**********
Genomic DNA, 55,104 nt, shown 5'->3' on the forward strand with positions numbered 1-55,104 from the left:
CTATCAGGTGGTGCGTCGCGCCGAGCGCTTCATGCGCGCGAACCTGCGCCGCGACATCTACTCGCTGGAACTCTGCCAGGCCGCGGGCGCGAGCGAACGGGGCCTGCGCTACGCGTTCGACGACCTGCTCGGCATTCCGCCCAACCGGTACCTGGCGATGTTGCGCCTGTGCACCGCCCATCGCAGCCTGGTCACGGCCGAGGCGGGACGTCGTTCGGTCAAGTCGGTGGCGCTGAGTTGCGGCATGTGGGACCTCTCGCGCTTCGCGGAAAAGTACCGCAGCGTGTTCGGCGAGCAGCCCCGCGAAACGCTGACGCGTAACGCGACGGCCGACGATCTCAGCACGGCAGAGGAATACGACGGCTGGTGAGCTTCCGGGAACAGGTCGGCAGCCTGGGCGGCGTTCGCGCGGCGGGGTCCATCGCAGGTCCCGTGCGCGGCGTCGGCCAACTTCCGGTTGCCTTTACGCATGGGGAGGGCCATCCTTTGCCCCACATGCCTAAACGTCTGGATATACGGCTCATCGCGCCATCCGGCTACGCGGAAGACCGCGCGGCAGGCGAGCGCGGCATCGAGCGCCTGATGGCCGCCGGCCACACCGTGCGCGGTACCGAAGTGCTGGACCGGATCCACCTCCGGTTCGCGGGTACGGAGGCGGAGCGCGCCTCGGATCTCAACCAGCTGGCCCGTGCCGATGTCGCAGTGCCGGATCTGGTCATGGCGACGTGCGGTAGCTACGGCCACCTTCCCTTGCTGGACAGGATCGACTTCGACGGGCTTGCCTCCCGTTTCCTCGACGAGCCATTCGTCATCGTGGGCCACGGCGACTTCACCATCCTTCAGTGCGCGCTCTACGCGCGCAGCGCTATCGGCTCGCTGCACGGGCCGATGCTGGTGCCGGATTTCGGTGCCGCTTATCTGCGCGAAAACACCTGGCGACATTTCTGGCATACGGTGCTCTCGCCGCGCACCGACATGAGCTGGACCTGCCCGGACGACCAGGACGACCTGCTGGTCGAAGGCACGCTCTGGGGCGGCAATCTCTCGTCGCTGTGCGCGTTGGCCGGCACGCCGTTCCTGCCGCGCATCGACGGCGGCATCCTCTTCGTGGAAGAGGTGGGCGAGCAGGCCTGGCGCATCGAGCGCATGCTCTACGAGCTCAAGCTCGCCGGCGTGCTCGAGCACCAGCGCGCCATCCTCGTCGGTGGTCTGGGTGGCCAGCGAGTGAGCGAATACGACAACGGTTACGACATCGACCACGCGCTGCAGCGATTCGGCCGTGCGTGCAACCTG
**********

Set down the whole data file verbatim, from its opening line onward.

Genomic DNA, 55,104 nt, shown 5'->3' on the forward strand with positions numbered 1-55,104 from the left:
CTATCAGGTGGTGCGTCGCGCCGAGCGCTTCATGCGCGCGAACCTGCGCCGCGACATCTACTCGCTGGAACTCTGCCAGGCCGCGGGCGCGAGCGAACGGGGCCTGCGCTACGCGTTCGACGACCTGCTCGGCATTCCGCCCAACCGGTACCTGGCGATGTTGCGCCTGTGCACCGCCCATCGCAGCCTGGTCACGGCCGAGGCGGGACGTCGTTCGGTCAAGTCGGTGGCGCTGAGTTGCGGCATGTGGGACCTCTCGCGCTTCGCGGAAAAGTACCGCAGCGTGTTCGGCGAGCAGCCCCGCGAAACGCTGACGCGTAACGCGACGGCCGACGATCTCAGCACGGCAGAGGAATACGACGGCTGGTGAGCTTCCGGGAACAGGTCGGCAGCCTGGGCGGCGTTCGCGCGGCGGGGTCCATCGCAGGTCCCGTGCGCGGCGTCGGCCAACTTCCGGTTGCCTTTACGCATGGGGAGGGCCATCCTTTGCCCCACATGCCTAAACGTCTGGATATACGGCTCATCGCGCCATCCGGCTACGCGGAAGACCGCGCGGCAGGCGAGCGCGGCATCGAGCGCCTGATGGCCGCCGGCCACACCGTGCGCGGTACCGAAGTGCTGGACCGGATCCACCTCCGGTTCGCGGGTACGGAGGCGGAGCGCGCCTCGGATCTCAACCAGCTGGCCCGTGCCGATGTCGCAGTGCCGGATCTGGTCATGGCGACGTGCGGTAGCTACGGCCACCTTCCCTTGCTGGACAGGATCGACTTCGACGGGCTTGCCTCCCGTTTCCTCGACGAGCCATTCGTCATCGTGGGCCACGGCGACTTCACCATCCTTCAGTGCGCGCTCTACGCGCGCAGCGCTATCGGCTCGCTGCACGGGCCGATGCTGGTGCCGGATTTCGGTGCCGCTTATCTGCGCGAAAACACCTGGCGACATTTCTGGCATACGGTGCTCTCGCCGCGCACCGACATGAGCTGGACCTGCCCGGACGACCAGGACGACCTGCTGGTCGAAGGCACGCTCTGGGGCGGCAATCTCTCGTCGCTGTGCGCGTTGGCCGGCACGCCGTTCCTGCCGCGCATCGACGGCGGCATCCTCTTCGTGGAAGAGGTGGGCGAGCAGGCCTGGCGCATCGAGCGCATGCTCTACGAGCTCAAGCTCGCCGGCGTGCTCGAGCACCAGCGCGCCATCCTCGTCGGTGGTCTGGGTGGCCAGCGAGTGAGCGAATACGACAACGGTTACGACATCGACCACGCGCTGCAGCGATTCGGCCGTGCGTGCAACCTG